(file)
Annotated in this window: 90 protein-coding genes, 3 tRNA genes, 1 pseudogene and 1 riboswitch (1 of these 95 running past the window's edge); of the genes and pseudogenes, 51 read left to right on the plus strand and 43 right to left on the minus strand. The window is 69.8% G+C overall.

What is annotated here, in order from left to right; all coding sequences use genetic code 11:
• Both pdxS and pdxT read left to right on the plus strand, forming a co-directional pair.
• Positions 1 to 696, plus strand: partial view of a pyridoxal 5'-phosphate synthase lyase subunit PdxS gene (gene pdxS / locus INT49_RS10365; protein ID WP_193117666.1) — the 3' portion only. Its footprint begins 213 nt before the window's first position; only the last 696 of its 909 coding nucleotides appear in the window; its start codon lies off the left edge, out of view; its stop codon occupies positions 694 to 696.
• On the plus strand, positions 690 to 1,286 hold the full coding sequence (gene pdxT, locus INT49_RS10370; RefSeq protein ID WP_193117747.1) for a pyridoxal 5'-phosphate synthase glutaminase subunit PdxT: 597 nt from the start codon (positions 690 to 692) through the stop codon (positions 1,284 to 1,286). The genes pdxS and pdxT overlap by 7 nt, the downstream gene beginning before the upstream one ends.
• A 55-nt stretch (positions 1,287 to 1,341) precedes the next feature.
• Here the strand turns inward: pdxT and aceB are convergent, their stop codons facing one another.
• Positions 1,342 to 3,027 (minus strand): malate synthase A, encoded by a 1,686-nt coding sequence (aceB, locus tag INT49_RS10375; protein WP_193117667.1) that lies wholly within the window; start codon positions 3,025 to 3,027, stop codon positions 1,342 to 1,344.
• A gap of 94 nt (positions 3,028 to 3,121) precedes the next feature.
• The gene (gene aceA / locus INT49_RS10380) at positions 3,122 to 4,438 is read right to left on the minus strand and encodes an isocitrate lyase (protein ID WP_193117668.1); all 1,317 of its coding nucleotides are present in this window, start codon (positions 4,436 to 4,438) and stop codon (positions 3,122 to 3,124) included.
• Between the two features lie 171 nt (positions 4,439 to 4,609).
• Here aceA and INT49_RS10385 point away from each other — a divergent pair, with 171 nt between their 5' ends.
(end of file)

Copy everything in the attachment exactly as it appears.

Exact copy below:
Annotated in this window: 90 protein-coding genes, 3 tRNA genes, 1 pseudogene and 1 riboswitch (1 of these 95 running past the window's edge); of the genes and pseudogenes, 51 read left to right on the plus strand and 43 right to left on the minus strand. The window is 69.8% G+C overall.

What is annotated here, in order from left to right; all coding sequences use genetic code 11:
• Both pdxS and pdxT read left to right on the plus strand, forming a co-directional pair.
• Positions 1 to 696, plus strand: partial view of a pyridoxal 5'-phosphate synthase lyase subunit PdxS gene (gene pdxS / locus INT49_RS10365; protein ID WP_193117666.1) — the 3' portion only. Its footprint begins 213 nt before the window's first position; only the last 696 of its 909 coding nucleotides appear in the window; its start codon lies off the left edge, out of view; its stop codon occupies positions 694 to 696.
• On the plus strand, positions 690 to 1,286 hold the full coding sequence (gene pdxT, locus INT49_RS10370; RefSeq protein ID WP_193117747.1) for a pyridoxal 5'-phosphate synthase glutaminase subunit PdxT: 597 nt from the start codon (positions 690 to 692) through the stop codon (positions 1,284 to 1,286). The genes pdxS and pdxT overlap by 7 nt, the downstream gene beginning before the upstream one ends.
• A 55-nt stretch (positions 1,287 to 1,341) precedes the next feature.
• Here the strand turns inward: pdxT and aceB are convergent, their stop codons facing one another.
• Positions 1,342 to 3,027 (minus strand): malate synthase A, encoded by a 1,686-nt coding sequence (aceB, locus tag INT49_RS10375; protein WP_193117667.1) that lies wholly within the window; start codon positions 3,025 to 3,027, stop codon positions 1,342 to 1,344.
• A gap of 94 nt (positions 3,028 to 3,121) precedes the next feature.
• The gene (gene aceA / locus INT49_RS10380) at positions 3,122 to 4,438 is read right to left on the minus strand and encodes an isocitrate lyase (protein ID WP_193117668.1); all 1,317 of its coding nucleotides are present in this window, start codon (positions 4,436 to 4,438) and stop codon (positions 3,122 to 3,124) included.
• Between the two features lie 171 nt (positions 4,439 to 4,609).
• Here aceA and INT49_RS10385 point away from each other — a divergent pair, with 171 nt between their 5' ends.